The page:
This Is the Safest Way to Gather for Easter Amid COVID-19, According to the CDC
The Centers for Disease Control and Prevention (CDC) is sharing how the public can safely celebrate yet another major holiday during the COVID-19 pandemic. And the CDC guidelines for Easter are a little different than those for previous holidays because they include separate guidance for people who have been fully vaccinated (about 17 percent of the population, per the CDC).
First off, for people who are not vaccinated, the CDC guidelines for Easter are nothing new. As with previous holidays, the safest way to gather for this one is to do so virtually or with only the people living in your household.
Because Easter is a holiday of religious significance for many, the CDC also recommends that people attend religious ceremonies virtually and practice traditional customs at home. Instead of sharing a meal with people, consider delivering meals to neighbors or friends who you might normally eat with. If you plan to gather with people from outside your household, the safest way to do that is still outdoors in a small group with at least six feet between people—a traditional backyard Easter egg hunt could easily fit the bill here—and with everybody wearing masks that are double-layered and well-fitting. (If you do decide to gather indoors with others who are not vaccinated, have everyone wear masks and open windows to provide as much ventilation as possible.)
As for fully vaccinated people, they can have small Easter celebrations indoors with other fully vaccinated people, no masks or social distancing necessary, which is consistent with previously released CDC guidelines for fully vaccinated people. (Individuals are considered fully vaccinated two weeks after their second dose of the Pfizer or Moderna vaccine, or two weeks after their single-dose Johnson & Johnson vaccine.)
The guidelines for fully vaccinated people hanging out with unvaccinated people depend on the latter party’s risk level. If the unvaccinated people have a low risk for severe COVID-19 illness and complications, then they still don’t need to take any extra precautions. But if the unvaccinated parties are at a higher risk for severe COVID-19 illness and complications (due to factors like underlying health conditions or their age group), then everybody at the gathering—vaccinated or not—should keep taking the usual precautions as if everyone were unvaccinated: wearing masks, gathering outdoors, washing hands, and social distancing.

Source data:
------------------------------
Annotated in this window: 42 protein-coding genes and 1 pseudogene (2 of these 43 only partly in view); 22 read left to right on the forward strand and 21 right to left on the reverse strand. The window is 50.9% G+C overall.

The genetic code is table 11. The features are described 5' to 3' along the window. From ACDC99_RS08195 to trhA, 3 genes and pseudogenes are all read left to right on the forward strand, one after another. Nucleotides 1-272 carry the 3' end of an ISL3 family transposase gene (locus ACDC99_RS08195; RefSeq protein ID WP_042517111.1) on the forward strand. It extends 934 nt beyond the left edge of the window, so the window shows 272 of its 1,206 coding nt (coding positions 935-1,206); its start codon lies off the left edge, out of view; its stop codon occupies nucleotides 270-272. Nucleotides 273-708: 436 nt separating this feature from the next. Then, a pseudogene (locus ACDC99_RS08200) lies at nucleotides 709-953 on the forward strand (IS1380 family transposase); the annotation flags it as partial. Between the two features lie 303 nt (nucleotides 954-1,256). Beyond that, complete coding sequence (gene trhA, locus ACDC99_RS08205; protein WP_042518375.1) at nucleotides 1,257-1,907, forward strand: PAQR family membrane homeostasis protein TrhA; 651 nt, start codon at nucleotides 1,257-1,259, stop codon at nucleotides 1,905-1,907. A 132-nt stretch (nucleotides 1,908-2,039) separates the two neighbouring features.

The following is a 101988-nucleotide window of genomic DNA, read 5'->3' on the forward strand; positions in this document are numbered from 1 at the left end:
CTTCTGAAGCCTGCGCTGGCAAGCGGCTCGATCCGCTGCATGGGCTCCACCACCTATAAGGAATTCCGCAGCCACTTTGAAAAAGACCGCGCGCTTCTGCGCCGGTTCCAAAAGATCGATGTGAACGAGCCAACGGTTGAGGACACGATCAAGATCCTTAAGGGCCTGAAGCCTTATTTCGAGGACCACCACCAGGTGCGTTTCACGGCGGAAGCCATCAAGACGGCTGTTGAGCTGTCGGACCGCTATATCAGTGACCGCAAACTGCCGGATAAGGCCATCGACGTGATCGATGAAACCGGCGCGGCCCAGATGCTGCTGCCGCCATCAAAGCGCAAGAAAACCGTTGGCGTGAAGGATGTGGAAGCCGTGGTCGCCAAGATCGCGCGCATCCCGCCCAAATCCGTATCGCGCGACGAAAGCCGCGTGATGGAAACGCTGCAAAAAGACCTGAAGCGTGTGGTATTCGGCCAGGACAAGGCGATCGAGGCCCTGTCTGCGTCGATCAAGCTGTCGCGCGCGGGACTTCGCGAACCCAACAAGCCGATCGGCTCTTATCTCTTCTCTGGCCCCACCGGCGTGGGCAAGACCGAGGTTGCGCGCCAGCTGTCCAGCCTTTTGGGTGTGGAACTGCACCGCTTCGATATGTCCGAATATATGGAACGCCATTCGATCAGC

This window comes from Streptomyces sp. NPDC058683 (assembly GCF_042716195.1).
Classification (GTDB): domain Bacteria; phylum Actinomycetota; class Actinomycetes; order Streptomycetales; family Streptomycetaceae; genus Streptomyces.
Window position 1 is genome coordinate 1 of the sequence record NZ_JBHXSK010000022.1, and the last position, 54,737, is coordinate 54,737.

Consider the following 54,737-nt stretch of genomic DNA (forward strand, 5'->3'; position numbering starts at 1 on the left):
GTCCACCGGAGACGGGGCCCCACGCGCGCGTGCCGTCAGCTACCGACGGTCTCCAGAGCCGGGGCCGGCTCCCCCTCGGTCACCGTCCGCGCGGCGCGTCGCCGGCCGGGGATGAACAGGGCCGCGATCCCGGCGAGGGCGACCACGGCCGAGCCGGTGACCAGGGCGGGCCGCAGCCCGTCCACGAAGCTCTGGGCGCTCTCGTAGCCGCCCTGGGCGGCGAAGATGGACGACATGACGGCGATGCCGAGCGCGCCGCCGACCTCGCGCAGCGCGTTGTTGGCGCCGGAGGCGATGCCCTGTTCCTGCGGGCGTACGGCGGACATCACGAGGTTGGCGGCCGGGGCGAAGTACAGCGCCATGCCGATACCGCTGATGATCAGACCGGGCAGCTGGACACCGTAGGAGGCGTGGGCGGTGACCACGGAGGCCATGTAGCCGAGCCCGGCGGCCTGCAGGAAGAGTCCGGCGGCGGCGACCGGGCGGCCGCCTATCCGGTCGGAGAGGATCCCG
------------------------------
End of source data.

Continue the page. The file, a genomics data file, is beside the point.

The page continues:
For those who are celebrating in a group where everyone is unvaccinated (or some people are and others who fall in a high-risk category are not), the CDC has some additional recommendations. For instance, consider discussing safety expectations with everyone who will be there beforehand, avoiding shouting and singing, having people bring their own food and drink, regularly disinfecting frequently touched surfaces, promoting frequent hand washing or sanitizing, providing single-use condiments, and using disposable tableware (or having people bring their own sets).
And what if you’re planning to travel—for the holiday or any other reason? Folks who are not fully vaccinated are still advised not to travel unnecessarily. (If they must travel, they should follow the CDC’s pre- and post-trip testing and self-quarantine guidelines for travel, as well as any state or local requirements, per the CDC.)
But according to the CDC’s updated domestic travel guidelines for fully vaccinated people, they can travel safely in the U.S.—and skip testing or quarantining, unless required by the destination— as long as they’re following certain other precautions. Like unvaccinated travelers, fully vaccinated people are still required to wear a mask on any form of public transportation.
Some other precautions for vaccinated travelers are going to be harder to maintain in a lot of travel scenarios, however, such as avoiding crowds and maintaining at least six feet of distance from other travelers. Obviously, that’s tricky to do (and likely out of your control) on an airplane or train, especially as travel rates rise.
These new travel guidelines are based on the fact that fully vaccinated people are much less likely to contract and spread COVID-19. And the CDC notes that the agency will continue to update travel recommendations as more people get vaccinated, infection rates go up or down, and researchers gather more evidence about how well the vaccines prevent both infections and transmission of the virus. In the meantime, the best bet for most individuals is to keep playing it safe.
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